Erectile dysfunction drugs not linked to melanoma

In the journals

The erectile dysfunction drugs collectively known as phosphodiesterase type 5 (PDE5) inhibitors, such as sildenafil (Viagra), may not cause melanoma, the most dangerous form of skin cancer, according to a study published online May 19, 2017, by the Journal of the National Cancer Institute.

In 2016, the FDA put PDE5 inhibitors on its watch list of medications with possible safety issues after some studies suggested they might increase the risk for melanoma. In response to the FDA's action, researchers analyzed data from five large-scale studies of the issue, involving 866,049 men, published between 2014 and 2016.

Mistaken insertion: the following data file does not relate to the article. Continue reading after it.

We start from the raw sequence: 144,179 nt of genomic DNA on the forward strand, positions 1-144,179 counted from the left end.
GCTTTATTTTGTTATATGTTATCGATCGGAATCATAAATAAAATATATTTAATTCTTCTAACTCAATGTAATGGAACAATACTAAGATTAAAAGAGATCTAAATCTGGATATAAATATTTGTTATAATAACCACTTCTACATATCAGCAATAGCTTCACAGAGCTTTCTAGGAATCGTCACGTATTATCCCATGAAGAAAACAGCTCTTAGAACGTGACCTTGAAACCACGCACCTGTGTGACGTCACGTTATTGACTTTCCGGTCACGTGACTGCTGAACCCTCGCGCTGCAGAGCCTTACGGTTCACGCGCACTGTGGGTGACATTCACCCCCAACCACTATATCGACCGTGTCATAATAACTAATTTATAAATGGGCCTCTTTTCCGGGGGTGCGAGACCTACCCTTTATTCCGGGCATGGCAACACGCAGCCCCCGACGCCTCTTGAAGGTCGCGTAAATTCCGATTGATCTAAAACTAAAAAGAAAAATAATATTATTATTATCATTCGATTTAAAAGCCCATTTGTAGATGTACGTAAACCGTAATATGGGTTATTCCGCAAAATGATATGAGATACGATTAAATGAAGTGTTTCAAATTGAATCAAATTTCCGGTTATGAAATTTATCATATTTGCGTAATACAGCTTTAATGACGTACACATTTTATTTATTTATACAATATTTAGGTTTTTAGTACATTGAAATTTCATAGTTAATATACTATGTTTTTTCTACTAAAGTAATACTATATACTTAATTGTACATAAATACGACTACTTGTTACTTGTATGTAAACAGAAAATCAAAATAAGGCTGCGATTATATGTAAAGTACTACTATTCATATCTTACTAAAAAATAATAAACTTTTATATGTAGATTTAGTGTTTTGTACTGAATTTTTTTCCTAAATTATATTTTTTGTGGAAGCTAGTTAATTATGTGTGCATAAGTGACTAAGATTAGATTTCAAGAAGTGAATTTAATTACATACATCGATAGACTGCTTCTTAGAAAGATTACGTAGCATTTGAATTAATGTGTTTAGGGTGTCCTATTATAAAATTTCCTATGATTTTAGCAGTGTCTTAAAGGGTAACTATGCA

The researchers found an overall 12% higher risk of developing melanoma among men who used PDE5 inhibitors. However, PDE5 inhibitors were only associated with stage zero melanoma, in which cancer cells are confined to the upper layer of skin and have not spread. Even men who had taken large quantities of PDE5 inhibitors — about 100 or more pills over the study's time period — had no significant increase in melanoma. The researchers concluded the relationship was not cause and effect, but probably due to an unrelated common factor. One potential explanation is that men prescribed ED drugs are more likely to be seen in the doctor's office, which increases the chance for early melanoma diagnosis.